State and component - React

HI,
I have a warning and the input doesn’t appear?

23:3 warning Expected an assignment or function call and instead saw an expression no-unused-expressions

the line 23 is

import React from 'react';

class Relation extends React.Component {
  constructor() {
    super()
    this.state = {
      txt : 'this the state txt',
    }
  }
  update(e) {
    this.setState({txt: e.target.value});
  }
  render() {
    return (
      <div>
        <h1> {this.state.txt} </h1>
        <Widget update={this.update.bind(this)} />
      </div>
    );
  }
}
const Widget = (props) => {//arguments props it's update prop
  <input type='text' onChange={props.update} />
}

export default Relation 

import React from ‘react’;
import ReactDOM from ‘react-dom’;
//import Props from ‘./Props’;
//import App from ‘./App’;
//import State from ‘./State’; //video 5
import Relation from ‘./Relation-component’; //video 6
//relation-component.js

ReactDOM.render(
  <div>
    {/*<App att='create by a another value'>*/}
      {/*</App>*/}
    {/* video 4 */}
    {/*<Props cat={8} att='create by me Xaviou'>*/}
      {/*</Props>*/}
    {/* video 5 */}
    {/*<State /> */}
    {/* video 6 */}
    <Relation />
  </div>,
  document.getElementById('root')
);

I’m pretty sure that update() isn’t a method on the component class, so you’ll have to declare it as a function.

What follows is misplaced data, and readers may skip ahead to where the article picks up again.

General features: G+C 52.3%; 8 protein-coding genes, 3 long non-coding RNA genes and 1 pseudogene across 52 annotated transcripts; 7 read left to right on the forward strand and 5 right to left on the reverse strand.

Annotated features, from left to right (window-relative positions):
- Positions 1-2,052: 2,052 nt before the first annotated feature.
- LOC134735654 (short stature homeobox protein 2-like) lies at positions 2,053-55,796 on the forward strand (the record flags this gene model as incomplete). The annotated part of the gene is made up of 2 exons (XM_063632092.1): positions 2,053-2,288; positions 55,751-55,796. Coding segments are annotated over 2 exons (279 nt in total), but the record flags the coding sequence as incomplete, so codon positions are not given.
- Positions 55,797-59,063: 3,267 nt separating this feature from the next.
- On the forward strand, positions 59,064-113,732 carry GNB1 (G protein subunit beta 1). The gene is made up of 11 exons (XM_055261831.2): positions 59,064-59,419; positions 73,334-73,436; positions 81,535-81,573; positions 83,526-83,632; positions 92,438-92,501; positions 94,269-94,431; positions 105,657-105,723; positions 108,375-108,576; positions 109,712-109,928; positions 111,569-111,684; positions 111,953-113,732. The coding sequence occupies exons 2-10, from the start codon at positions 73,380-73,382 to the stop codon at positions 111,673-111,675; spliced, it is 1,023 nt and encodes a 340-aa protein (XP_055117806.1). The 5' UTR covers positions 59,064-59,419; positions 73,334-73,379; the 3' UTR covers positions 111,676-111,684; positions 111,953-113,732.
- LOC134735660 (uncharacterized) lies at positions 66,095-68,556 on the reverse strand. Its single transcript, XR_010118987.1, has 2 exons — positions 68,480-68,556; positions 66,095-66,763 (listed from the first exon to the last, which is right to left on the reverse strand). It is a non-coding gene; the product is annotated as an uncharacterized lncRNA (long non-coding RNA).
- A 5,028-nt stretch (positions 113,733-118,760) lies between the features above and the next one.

function update(e) {
    this.setState({txt: e.target.value});
  }
1 Like

I aggree with you for update but with ‘function’ :

Error in ./src/Relation-component.js
Syntax error: Unexpected token, expected ( (10:11)

   8 |     }
   9 |   }
> 10 |   function update(e) {
     |            ^
  11 |     this.setState({txt: e.target.value});
  12 |   }
  13 |   render() {

 @ ./src/index.js 16:25-56

I take off the curly bracket and is working?
What the difference here?

let Widget = (props) => 
  <input type='text' onChange={props.update} />

Edit: it’s a component syntax with one line, a short way to write a compenent.

It took me a bit to figure out what you had changed. Your original code would work just fine, but you need to add a return statement:

let Widget = (props) => {
  return (<input type='text' onChange={props.update} />);
}

Those curly braces indicate a function block with no implicit return. The way you’re writing an arrow function implies the return of what follows the arrow, and it’s the cleanest way you can write a pure function in ES6. :thumbsup:

1 Like

thanks, that weird in one line function I don’t need the return statement:slight_smile:

Edit: I didn’t know for the implicit return…

the return statement works too without the parentheses if is outside a class.

return <h1>Title : {props.text}</h1>

I don’t think parentheses are ever required, but it’s frequently used with JSX. It’s just a style thing.

But it’s preferred to use parentheses because he’s returning JSX (like the render method)